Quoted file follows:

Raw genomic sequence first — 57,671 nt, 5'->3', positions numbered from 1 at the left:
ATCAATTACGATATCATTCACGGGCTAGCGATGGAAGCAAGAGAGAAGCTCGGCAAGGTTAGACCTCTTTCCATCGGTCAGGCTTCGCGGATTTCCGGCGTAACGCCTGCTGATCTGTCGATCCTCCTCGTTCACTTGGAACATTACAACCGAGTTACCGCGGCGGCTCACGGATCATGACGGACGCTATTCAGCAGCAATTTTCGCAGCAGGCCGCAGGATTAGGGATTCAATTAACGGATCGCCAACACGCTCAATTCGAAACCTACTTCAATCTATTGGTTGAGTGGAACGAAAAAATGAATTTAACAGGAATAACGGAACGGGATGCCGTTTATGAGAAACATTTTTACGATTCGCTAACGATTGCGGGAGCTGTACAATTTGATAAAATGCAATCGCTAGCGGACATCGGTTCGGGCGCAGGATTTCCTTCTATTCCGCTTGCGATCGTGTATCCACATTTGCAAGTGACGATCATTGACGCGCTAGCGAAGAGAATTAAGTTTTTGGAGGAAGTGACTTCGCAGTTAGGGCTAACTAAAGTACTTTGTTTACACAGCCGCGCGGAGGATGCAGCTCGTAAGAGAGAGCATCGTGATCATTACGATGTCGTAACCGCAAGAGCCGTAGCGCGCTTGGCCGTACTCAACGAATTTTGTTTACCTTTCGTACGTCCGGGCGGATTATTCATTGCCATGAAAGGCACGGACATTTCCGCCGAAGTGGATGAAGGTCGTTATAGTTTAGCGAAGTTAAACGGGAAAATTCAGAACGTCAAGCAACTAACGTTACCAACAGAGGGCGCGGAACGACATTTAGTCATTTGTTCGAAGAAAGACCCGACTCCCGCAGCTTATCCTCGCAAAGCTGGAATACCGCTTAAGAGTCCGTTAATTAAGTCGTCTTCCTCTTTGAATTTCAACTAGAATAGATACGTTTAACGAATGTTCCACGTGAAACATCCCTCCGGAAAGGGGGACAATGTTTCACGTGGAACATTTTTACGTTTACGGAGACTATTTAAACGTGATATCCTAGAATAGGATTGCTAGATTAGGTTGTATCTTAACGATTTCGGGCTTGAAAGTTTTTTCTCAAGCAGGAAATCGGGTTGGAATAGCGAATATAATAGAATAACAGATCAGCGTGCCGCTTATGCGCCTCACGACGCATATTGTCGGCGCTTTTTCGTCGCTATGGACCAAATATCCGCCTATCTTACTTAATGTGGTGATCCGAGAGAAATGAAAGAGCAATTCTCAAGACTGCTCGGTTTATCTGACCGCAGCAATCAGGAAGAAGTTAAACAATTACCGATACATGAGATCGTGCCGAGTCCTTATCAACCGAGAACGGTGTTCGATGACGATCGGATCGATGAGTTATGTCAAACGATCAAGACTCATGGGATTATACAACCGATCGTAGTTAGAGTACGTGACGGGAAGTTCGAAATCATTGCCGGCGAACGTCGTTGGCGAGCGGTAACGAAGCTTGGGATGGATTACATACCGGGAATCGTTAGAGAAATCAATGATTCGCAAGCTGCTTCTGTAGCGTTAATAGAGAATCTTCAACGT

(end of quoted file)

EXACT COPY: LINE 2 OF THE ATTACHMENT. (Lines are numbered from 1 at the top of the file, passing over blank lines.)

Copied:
ATCAATTACGATATCATTCACGGGCTAGCGATGGAAGCAAGAGAGAAGCTCGGCAAGGTTAGACCTCTTTCCATCGGTCAGGCTTCGCGGATTTCCGGCGTAACGCCTGCTGATCTGTCGATCCTCCTCGTTCACTTGGAACATTACAACCGAGTTACCGCGGCGGCTCACGGATCATGACGGACGCTATTCAGCAGCAATTTTCGCAGCAGGCCGCAGGATTAGGGATTCAATTAACGGATCGCCAACACGCTCAATTCGAAACCTACTTCAATCTATTGGTTGAGTGGAACGAAAAAATGAATTTAACAGGAATAACGGAACGGGATGCCGTTTATGAGAAACATTTTTACGATTCGCTAACGATTGCGGGAGCTGTACAATTTGATAAAATGCAATCGCTAGCGGACATCGGTTCGGGCGCAGGATTTCCTTCTATTCCGCTTGCGATCGTGTATCCACATTTGCAAGTGACGATCATTGACGCGCTAGCGAAGAGAATTAAGTTTTTGGAGGAAGTGACTTCGCAGTTAGGGCTAACTAAAGTACTTTGTTTACACAGCCGCGCGGAGGATGCAGCTCGTAAGAGAGAGCATCGTGATCATTACGATGTCGTAACCGCAAGAGCCGTAGCGCGCTTGGCCGTACTCAACGAATTTTGTTTACCTTTCGTACGTCCGGGCGGATTATTCATTGCCATGAAAGGCACGGACATTTCCGCCGAAGTGGATGAAGGTCGTTATAGTTTAGCGAAGTTAAACGGGAAAATTCAGAACGTCAAGCAACTAACGTTACCAACAGAGGGCGCGGAACGACATTTAGTCATTTGTTCGAAGAAAGACCCGACTCCCGCAGCTTATCCTCGCAAAGCTGGAATACCGCTTAAGAGTCCGTTAATTAAGTCGTCTTCCTCTTTGAATTTCAACTAGAATAGATACGTTTAACGAATGTTCCACGTGAAACATCCCTCCGGAAAGGGGGACAATGTTTCACGTGGAACATTTTTACGTTTACGGAGACTATTTAAACGTGATATCCTAGAATAGGATTGCTAGATTAGGTTGTATCTTAACGATTTCGGGCTTGAAAGTTTTTTCTCAAGCAGGAAATCGGGTTGGAATAGCGAATATAATAGAATAACAGATCAGCGTGCCGCTTATGCGCCTCACGACGCATATTGTCGGCGCTTTTTCGTCGCTATGGACCAAATATCCGCCTATCTTACTTAATGTGGTGATCCGAGAGAAATGAAAGAGCAATTCTCAAGACTGCTCGGTTTATCTGACCGCAGCAATCAGGAAGAAGTTAAACAATTACCGATACATGAGATCGTGCCGAGTCCTTATCAACCGAGAACGGTGTTCGATGACGATCGGATCGATGAGTTATGTCAAACGATCAAGACTCATGGGATTATACAACCGATCGTAGTTAGAGTACGTGACGGGAAGTTCGAAATCATTGCCGGCGAACGTCGTTGGCGAGCGGTAACGAAGCTTGGGATGGATTACATACCGGGAATCGTTAGAGAAATCAATGATTCGCAAGCTGCTTCTGTAGCGTTAATAGAGAATCTTCAACGT